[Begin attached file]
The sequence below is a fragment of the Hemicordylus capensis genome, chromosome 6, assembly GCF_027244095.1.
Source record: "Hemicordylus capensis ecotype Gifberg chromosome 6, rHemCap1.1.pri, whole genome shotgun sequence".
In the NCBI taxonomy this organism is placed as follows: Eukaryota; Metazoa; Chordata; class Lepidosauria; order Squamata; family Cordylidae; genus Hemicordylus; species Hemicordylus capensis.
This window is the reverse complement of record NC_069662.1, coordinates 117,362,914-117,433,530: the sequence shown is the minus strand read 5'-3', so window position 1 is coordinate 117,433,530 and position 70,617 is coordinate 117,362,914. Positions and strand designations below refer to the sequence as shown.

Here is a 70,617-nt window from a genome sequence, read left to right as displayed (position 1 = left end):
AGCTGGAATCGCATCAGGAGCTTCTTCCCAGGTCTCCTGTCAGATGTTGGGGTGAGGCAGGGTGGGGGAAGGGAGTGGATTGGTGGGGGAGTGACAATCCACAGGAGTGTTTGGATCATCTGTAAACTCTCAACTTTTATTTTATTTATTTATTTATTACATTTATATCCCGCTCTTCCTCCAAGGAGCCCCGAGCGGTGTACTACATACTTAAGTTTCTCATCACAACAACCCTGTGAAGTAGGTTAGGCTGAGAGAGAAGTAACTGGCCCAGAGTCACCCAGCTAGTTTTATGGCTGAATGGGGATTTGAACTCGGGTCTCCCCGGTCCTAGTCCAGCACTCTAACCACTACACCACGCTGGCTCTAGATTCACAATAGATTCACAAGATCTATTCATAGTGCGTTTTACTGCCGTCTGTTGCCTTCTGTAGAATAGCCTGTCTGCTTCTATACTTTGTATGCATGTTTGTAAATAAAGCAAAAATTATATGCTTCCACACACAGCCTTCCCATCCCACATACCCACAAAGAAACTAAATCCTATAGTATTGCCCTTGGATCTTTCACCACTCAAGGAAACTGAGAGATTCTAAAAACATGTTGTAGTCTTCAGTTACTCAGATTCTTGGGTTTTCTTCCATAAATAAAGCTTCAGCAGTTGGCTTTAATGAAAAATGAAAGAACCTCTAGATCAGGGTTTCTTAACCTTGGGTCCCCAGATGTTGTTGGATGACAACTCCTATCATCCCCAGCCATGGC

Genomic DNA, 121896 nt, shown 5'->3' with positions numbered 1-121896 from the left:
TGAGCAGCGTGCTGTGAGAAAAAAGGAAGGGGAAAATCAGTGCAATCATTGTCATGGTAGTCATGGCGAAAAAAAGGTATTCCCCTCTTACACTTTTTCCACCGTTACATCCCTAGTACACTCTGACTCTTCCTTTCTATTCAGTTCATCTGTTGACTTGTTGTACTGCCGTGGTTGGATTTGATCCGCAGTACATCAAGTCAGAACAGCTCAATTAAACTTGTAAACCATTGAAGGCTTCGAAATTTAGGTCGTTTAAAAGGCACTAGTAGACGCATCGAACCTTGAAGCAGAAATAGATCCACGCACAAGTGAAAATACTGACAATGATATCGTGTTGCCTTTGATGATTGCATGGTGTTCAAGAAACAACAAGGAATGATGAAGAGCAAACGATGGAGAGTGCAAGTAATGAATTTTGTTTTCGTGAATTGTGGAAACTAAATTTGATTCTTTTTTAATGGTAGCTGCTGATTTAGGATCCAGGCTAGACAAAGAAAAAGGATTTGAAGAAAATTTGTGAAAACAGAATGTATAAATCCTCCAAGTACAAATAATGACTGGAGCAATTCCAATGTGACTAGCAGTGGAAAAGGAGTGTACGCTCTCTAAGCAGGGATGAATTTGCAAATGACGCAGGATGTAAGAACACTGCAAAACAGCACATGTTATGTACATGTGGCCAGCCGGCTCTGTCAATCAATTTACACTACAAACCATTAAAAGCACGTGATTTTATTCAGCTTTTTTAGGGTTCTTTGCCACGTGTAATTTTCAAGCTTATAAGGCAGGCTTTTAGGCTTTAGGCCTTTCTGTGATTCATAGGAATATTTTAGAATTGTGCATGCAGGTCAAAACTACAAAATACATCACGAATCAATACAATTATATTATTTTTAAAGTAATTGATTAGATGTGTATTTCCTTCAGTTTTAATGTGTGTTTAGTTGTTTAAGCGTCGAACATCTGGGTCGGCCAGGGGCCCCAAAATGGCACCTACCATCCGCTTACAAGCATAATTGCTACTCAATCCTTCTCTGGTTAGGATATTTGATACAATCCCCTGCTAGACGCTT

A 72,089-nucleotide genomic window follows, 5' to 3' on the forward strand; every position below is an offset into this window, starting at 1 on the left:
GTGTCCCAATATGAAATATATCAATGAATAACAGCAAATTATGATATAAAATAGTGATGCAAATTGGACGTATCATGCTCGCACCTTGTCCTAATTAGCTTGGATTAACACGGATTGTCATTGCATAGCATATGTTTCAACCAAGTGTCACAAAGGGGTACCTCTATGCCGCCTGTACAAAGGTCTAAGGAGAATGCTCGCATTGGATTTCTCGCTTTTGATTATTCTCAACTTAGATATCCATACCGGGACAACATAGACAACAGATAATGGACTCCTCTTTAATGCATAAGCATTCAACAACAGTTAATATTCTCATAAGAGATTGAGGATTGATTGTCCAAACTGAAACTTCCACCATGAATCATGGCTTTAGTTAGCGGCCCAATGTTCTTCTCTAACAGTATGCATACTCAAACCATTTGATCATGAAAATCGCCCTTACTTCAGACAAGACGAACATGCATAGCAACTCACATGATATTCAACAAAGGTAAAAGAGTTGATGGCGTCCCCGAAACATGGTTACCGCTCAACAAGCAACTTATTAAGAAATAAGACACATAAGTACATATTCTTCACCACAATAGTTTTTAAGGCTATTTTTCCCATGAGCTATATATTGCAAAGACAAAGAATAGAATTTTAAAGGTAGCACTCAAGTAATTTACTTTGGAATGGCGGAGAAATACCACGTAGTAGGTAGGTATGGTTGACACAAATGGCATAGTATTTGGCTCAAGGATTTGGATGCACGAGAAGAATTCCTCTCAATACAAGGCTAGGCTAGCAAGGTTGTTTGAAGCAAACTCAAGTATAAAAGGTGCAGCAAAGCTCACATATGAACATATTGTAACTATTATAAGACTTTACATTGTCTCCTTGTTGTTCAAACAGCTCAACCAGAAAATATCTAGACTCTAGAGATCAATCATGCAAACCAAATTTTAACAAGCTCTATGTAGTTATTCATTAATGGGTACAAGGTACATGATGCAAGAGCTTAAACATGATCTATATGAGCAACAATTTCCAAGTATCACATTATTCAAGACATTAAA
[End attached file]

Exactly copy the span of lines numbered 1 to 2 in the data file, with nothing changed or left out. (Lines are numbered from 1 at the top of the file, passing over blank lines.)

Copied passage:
The sequence below is a fragment of the Hemicordylus capensis genome, chromosome 6, assembly GCF_027244095.1.
Source record: "Hemicordylus capensis ecotype Gifberg chromosome 6, rHemCap1.1.pri, whole genome shotgun sequence".